This time I saw the nest, but no birds. However, I enjoyed this final part of the day's outing, and also stopped a few times on the way home to photographs flowers that grow by the road but not along the trails. At one point a hawk flew in front of my truck, no more then ten feet away as it passed. It was very low and I could see the bright red top of its outspread tail.

--Dick Estel, April 2024

More Photos

Eagle's nest near Pine Flat Lake A cluster of foothill gillia
Bass Lake Dam
(Photos by Wes & Dick)

Wes said, "'Life is what happens when you're making other plans.' We planned to hike at the Ahwahnee Hills Regional Park on May 7, but found it closed. We all eventually decided to explore the Bass Lake area. We stopped along the way to record the lovely dogwood blooms.  We then hiked part way across the dam. It turned out to be a lovely day for us."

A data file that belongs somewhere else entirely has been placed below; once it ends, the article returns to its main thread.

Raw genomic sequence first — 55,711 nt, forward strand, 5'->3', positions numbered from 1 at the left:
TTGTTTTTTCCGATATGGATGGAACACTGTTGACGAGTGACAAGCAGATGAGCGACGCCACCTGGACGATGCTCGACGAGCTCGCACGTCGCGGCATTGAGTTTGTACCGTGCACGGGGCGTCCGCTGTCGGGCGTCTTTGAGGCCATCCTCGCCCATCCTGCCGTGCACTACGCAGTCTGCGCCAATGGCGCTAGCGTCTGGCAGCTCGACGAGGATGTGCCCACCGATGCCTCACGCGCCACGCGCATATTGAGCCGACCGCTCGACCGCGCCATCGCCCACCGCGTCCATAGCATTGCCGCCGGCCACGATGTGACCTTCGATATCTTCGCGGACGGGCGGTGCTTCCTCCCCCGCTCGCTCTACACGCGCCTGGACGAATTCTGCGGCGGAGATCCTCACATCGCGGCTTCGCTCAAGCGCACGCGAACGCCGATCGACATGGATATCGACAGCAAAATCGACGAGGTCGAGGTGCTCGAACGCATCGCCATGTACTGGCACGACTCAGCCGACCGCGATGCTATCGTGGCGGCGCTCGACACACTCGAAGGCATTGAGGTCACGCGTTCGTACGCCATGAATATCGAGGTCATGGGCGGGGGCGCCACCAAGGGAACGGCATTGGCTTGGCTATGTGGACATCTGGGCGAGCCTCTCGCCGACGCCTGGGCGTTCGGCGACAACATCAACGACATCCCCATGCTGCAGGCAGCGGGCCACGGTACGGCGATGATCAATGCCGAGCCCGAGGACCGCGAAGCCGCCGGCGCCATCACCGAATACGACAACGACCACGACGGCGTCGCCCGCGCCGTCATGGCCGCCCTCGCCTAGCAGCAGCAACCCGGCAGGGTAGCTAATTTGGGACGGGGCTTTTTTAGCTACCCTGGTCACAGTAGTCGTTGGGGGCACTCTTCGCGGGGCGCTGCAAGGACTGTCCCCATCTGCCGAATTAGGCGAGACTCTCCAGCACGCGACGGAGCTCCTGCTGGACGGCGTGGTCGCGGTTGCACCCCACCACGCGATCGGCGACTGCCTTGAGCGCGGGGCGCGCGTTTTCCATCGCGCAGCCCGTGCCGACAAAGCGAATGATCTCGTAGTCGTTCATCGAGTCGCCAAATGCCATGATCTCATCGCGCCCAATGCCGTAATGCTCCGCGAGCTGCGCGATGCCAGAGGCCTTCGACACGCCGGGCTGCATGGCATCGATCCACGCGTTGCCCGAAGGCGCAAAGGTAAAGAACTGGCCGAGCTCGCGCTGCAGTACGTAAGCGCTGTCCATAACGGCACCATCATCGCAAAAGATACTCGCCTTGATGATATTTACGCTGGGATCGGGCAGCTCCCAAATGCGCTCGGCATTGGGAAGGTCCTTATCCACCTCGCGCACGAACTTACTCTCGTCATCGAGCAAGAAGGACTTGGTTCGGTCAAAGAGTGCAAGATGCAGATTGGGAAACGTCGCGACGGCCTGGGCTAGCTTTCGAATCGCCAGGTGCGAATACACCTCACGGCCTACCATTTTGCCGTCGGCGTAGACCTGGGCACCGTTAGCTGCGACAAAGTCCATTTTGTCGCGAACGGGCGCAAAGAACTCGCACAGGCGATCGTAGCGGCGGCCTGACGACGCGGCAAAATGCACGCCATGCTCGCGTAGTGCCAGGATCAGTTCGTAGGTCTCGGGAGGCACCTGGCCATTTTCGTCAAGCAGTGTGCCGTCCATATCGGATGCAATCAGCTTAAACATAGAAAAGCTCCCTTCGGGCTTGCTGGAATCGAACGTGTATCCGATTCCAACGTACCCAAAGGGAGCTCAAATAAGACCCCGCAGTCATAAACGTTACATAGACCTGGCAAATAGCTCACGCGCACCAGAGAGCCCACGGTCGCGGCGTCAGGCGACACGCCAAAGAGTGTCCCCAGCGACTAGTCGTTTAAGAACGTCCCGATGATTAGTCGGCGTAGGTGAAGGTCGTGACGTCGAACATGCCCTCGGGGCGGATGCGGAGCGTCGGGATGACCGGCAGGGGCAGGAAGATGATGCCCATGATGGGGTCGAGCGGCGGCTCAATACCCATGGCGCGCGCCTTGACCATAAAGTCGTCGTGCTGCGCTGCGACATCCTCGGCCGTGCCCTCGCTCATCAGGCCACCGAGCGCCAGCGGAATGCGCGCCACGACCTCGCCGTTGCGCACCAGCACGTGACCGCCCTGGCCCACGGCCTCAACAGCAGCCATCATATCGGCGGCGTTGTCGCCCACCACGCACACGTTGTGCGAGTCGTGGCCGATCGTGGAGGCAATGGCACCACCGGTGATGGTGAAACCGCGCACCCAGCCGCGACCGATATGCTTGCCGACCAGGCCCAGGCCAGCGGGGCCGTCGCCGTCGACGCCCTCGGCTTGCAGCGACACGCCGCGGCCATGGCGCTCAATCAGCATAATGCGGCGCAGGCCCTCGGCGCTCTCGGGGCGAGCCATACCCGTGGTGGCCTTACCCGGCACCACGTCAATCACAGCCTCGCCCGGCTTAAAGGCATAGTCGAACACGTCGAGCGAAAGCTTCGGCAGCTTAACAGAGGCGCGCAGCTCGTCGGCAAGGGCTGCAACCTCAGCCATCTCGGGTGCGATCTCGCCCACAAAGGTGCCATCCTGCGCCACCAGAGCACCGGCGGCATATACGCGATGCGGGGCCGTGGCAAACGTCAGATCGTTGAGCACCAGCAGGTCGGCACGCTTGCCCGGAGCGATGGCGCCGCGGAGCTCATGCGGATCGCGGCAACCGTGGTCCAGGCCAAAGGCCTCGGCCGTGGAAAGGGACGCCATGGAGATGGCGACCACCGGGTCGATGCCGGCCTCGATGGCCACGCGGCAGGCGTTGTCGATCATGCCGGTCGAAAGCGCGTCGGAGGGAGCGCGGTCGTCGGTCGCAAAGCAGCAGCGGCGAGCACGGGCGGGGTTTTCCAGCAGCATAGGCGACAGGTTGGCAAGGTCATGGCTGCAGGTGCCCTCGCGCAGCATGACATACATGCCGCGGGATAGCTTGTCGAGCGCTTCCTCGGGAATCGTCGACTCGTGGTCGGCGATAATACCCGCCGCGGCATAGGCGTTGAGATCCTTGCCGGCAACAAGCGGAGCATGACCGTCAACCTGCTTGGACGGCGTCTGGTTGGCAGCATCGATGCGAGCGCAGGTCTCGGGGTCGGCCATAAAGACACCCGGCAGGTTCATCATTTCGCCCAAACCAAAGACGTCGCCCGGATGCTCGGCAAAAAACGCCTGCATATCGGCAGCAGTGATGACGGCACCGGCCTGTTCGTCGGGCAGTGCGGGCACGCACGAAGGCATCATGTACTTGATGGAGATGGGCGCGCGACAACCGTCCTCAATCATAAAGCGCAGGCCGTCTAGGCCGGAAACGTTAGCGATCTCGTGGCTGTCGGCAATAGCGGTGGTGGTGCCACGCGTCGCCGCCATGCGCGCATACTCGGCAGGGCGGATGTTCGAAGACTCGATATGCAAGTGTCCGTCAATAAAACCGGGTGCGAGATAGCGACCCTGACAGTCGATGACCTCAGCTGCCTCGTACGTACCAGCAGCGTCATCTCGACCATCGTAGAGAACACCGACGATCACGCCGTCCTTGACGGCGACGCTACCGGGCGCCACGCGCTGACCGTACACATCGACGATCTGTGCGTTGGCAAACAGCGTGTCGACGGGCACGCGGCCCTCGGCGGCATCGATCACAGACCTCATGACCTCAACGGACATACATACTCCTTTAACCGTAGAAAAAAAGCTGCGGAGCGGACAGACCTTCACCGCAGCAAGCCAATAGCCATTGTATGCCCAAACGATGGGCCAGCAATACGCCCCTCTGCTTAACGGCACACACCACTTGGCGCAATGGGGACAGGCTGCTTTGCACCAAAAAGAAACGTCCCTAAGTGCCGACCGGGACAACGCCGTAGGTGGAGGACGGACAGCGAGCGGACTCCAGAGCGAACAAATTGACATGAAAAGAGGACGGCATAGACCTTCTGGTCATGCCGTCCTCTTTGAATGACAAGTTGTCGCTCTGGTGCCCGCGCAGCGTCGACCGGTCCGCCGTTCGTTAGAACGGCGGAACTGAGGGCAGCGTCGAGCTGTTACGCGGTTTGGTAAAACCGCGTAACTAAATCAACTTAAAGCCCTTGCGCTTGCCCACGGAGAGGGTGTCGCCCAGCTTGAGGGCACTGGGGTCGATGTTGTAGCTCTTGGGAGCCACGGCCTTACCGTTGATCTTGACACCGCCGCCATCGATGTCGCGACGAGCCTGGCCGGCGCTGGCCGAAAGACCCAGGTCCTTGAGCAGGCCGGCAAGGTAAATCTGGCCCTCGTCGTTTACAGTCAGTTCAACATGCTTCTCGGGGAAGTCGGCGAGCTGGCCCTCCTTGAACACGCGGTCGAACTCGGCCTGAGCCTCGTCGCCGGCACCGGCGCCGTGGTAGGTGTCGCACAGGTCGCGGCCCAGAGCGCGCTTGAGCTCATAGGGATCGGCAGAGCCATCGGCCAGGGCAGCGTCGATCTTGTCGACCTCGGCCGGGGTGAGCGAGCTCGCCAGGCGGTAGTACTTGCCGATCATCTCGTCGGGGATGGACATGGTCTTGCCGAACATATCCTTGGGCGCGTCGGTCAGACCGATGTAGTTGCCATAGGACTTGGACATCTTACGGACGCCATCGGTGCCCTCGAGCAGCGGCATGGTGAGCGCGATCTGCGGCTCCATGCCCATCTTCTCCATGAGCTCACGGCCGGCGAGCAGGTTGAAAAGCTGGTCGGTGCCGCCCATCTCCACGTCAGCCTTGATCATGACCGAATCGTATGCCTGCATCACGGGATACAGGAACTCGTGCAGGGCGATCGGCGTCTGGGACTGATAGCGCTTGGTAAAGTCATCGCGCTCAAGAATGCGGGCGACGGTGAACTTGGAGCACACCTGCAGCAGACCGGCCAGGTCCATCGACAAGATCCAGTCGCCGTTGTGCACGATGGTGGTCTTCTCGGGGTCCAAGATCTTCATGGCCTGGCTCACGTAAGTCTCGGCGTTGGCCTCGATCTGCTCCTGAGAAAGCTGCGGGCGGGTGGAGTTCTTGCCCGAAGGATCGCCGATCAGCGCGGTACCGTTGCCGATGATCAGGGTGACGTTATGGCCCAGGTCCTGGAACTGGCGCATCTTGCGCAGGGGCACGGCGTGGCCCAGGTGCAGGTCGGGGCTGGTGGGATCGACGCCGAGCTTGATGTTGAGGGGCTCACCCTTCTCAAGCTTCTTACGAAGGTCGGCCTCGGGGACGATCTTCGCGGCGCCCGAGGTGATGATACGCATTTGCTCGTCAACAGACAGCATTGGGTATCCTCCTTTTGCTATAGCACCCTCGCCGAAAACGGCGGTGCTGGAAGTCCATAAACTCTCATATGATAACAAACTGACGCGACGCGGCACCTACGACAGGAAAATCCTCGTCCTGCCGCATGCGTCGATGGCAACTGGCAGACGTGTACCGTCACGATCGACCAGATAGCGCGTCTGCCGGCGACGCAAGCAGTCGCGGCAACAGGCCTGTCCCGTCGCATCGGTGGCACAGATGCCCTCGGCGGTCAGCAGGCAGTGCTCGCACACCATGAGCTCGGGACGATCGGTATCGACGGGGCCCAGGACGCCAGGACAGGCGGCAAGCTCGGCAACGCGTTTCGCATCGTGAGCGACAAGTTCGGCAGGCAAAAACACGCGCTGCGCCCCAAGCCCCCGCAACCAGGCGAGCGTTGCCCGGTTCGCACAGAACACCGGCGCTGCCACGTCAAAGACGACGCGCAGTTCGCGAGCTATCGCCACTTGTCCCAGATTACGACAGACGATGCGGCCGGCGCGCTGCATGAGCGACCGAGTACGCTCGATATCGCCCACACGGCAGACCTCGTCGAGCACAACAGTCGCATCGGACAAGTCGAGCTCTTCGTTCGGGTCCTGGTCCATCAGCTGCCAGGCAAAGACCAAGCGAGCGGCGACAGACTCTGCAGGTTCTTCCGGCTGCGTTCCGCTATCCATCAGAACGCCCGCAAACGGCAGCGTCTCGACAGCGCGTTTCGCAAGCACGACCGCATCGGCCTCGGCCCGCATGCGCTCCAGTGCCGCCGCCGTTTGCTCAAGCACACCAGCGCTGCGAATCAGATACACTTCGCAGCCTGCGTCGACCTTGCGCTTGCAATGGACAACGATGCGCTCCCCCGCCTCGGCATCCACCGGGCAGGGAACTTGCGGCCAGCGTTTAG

Four of us went to Ahwahnee, and conferred after being shut out. Dave decided to go on alone and explore other areas. That left Wes, Jackie and me (Dick) to complete the "official" hike.

Cedar tree provides a perfect companion for  these dogwood blooms Jackie, Wes and Dick on the Bass Lake Dam

At one point, as we were admiring one of the hundreds of dogwood trees along the road, we spotted a little waterfall, hidden back in the trees and bushes away from the road. Of course, we were obligated to stop, and Wes made his way down to the creek for a better shot, but couldn't really get as close as he would have liked.

Although Wes is a dogwood nut, there were other flowers which caught my eye. None were as big or showy as the dogwoods, but they served their purpose, both for the plant and for my own addiction to trying to photograph the smallest of flowers.

Off Road 222, a hidden waterfall The view is enhanced by the dogwood near the road
Bleeding Hearts Wild Rose